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22.10.2011 13:38    Comments: 0    Categories: Writing Scenes      Tags: how to  write  fight scene  randy ingermanson  

I rarely interfere with the writing styles of my friends if they're published authors. I don't want to mess them up. The one exception is when their fight scenes stink. That's when I step in and do a little coaching.

There is nothing in the world easier than to write a well-paced and exciting fight scene. There is nothing in the world easier than to screw up a fight scene.

You may argue that those two things can't both be the easiest thing in the world. Sigh. Don't bother me with logic here. Just step outside and we'll settle this argument like Real Men.

It may be that you'll never need to write a fight scene. If so, keep driving by -- there's nothing to look at here.

But if you think you might ever need to have your characters duke it out, then pay attention. Fight scenes are really easy, if you know the rules.

Here are the Official Fight Scene Rules:

a) Show, don't tell
b) Make it happen in real-time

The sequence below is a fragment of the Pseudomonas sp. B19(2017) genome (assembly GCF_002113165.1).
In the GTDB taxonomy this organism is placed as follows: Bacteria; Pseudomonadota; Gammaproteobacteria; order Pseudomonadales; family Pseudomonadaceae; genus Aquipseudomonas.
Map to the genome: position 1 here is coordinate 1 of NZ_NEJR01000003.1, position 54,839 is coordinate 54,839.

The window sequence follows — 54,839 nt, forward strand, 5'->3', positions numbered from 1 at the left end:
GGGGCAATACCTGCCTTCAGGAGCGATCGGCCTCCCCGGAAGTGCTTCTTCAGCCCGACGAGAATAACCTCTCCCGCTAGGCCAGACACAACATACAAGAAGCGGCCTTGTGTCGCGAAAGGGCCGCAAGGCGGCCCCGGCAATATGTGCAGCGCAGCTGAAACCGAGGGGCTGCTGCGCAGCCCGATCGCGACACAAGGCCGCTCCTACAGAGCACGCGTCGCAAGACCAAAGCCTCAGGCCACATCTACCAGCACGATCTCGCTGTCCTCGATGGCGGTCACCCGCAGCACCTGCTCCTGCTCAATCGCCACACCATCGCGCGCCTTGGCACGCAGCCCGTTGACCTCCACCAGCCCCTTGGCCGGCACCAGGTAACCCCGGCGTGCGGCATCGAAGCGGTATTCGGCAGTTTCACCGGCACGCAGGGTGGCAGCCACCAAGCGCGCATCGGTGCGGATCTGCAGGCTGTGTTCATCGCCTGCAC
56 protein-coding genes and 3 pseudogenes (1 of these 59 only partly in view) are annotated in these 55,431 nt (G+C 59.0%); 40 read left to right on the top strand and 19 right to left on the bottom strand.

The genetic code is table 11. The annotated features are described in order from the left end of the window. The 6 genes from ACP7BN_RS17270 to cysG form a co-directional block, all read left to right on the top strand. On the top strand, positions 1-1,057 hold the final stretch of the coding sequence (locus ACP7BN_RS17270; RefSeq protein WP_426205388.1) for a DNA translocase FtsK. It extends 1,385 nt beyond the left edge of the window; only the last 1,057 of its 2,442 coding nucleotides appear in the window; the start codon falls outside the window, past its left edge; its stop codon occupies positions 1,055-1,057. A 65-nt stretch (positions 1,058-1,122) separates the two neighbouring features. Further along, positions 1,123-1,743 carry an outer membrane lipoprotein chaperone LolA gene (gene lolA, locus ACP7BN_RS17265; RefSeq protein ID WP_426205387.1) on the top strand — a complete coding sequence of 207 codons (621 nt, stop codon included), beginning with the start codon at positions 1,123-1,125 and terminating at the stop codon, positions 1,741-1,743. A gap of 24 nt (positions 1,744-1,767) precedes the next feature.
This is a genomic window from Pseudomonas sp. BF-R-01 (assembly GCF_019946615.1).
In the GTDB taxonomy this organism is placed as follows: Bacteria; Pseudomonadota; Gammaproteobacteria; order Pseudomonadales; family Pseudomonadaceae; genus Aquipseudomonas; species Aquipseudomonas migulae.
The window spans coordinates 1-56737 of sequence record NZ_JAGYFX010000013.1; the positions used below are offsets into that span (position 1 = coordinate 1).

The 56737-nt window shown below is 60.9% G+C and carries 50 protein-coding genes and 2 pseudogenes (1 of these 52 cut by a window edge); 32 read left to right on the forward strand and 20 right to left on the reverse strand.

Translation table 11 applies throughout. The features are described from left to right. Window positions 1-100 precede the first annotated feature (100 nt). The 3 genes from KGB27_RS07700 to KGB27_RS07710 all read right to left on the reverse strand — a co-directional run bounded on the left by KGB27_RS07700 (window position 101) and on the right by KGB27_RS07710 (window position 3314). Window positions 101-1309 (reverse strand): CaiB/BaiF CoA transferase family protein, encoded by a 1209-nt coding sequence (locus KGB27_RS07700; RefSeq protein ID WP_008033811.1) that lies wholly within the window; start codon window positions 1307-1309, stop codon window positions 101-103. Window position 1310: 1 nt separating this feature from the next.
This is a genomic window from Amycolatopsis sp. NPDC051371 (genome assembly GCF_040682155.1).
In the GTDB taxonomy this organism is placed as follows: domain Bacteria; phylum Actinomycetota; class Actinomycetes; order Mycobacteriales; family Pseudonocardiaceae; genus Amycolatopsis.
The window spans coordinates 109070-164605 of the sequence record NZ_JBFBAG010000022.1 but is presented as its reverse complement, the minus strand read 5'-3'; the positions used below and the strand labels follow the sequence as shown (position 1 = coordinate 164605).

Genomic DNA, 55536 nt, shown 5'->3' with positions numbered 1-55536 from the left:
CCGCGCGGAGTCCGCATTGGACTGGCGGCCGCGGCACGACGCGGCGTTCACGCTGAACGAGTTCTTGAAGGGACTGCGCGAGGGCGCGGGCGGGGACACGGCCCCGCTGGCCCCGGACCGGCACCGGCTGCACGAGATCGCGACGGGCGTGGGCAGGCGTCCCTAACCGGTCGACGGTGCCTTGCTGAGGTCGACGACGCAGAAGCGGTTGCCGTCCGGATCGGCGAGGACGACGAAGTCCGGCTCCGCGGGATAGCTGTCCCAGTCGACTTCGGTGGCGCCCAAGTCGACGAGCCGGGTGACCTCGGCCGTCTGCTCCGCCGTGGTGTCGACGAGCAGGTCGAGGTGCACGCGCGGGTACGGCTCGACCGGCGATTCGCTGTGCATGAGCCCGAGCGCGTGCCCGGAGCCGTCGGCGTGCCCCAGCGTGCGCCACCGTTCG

c) Enforce causality
d) Show sequence, not simultaneity
e) Favor completed verbs over continuing action verbs
f) Show the fastest stuff first
g) For every action, show a reaction
h) Use interior monologue and dialogue to set the pace

I could explain all these in boring detail, but that would be Telling you. Right now, I want to Show you. So here's a Wretched Fight Scene that violates all the rules. Read it first, weep some, and then pull yourself together so we can analyze it.

After taking six or eight or maybe even ten punches and kicks to all parts of his body -- such as the solar plexus and shins and head -- Arnie was hurting quite badly, although perhaps not as badly as when Mrs. Weevil gave him a D in spelling in third grade when he KNEW "potato" had no "e" in it.

In any event, Arnie ducked his head and spun to the right, simultaneously kicking out furiously with his foot and shouting that Bruce was an ambidextrous excuse for a moron, just after he saw Bruce throwing another punch at him. But none of this worked, because before he could do any of that, Bruce jumped high in the air and kicked Arnie in the eye, so none of the stuff Arnie tried actually worked because he was lying there on the ground wondering if he was ever going to see Cindy Lou Who again, who had grown up to be quite cute, even if she was a dumb mutt in seventh grade, and also he was screaming in agony.